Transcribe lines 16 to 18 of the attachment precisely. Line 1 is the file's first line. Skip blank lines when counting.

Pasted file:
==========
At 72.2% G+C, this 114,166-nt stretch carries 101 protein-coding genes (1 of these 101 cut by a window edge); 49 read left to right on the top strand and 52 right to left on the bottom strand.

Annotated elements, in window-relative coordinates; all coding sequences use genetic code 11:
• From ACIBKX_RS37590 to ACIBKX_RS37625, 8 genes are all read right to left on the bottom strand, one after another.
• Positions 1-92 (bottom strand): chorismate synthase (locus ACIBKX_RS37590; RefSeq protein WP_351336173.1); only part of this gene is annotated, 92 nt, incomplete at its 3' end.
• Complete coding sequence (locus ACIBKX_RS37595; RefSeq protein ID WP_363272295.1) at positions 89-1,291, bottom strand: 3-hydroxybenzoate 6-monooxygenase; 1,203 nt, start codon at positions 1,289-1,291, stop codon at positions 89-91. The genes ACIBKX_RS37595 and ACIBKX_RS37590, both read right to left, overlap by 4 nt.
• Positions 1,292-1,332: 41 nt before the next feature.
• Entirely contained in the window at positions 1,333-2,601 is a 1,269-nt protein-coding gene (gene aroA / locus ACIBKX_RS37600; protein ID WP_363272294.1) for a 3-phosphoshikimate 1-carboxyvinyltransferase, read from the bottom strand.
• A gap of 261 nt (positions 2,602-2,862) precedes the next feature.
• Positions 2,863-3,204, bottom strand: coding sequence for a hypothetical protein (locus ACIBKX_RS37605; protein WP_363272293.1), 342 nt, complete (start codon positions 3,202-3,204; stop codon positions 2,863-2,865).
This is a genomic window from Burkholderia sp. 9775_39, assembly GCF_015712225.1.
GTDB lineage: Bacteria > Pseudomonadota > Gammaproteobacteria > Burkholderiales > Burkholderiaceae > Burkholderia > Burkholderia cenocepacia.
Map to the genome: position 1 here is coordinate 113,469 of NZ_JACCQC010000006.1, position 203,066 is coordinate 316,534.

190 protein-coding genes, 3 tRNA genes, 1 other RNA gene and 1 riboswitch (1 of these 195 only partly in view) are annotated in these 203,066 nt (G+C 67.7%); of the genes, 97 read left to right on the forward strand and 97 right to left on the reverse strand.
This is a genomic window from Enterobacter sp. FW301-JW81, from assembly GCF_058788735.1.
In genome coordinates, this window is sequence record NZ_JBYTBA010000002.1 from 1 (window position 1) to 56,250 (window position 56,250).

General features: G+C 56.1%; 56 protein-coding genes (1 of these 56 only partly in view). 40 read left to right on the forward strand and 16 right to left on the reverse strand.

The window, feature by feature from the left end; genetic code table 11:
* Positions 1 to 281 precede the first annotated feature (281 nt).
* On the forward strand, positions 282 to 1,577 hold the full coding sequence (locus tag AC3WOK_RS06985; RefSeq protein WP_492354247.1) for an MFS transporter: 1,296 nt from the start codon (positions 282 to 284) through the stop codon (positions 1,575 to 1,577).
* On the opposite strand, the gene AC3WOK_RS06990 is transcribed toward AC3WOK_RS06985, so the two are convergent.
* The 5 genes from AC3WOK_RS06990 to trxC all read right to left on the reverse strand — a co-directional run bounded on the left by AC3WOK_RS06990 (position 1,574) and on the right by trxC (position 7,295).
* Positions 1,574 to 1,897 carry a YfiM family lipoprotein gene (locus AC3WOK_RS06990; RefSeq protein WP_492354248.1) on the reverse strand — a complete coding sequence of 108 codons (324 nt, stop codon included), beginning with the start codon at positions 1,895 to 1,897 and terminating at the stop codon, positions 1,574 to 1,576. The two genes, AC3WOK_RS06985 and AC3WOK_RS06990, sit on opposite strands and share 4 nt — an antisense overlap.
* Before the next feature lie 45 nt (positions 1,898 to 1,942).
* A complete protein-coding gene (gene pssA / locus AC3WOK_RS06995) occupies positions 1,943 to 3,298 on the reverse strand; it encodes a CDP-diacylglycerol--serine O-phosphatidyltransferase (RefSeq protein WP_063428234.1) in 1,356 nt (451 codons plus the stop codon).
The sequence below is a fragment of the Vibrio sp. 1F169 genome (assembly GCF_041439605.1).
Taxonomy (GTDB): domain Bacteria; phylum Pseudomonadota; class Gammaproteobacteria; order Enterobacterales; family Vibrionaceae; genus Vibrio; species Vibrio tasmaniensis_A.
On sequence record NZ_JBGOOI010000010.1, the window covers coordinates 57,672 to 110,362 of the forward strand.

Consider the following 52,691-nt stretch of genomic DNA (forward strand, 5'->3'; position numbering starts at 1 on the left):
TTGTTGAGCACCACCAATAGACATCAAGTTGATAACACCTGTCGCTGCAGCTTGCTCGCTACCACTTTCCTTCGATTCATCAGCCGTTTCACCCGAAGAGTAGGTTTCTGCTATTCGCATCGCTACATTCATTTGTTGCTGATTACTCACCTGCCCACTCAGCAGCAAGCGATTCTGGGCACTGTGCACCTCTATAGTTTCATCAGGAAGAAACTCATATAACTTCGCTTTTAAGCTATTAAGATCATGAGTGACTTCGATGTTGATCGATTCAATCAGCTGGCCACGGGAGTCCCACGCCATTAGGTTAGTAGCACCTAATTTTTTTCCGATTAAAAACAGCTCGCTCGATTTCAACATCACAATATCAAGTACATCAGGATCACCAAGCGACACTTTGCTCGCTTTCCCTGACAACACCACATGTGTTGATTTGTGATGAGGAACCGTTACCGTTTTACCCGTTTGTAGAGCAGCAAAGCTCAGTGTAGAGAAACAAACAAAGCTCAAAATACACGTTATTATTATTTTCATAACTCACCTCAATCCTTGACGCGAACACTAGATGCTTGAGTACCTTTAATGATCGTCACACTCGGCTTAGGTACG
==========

General features: G+C 56.1%; 56 protein-coding genes (1 of these 56 only partly in view). 40 read left to right on the forward strand and 16 right to left on the reverse strand.

The window, feature by feature from the left end; genetic code table 11:
* Positions 1 to 281 precede the first annotated feature (281 nt).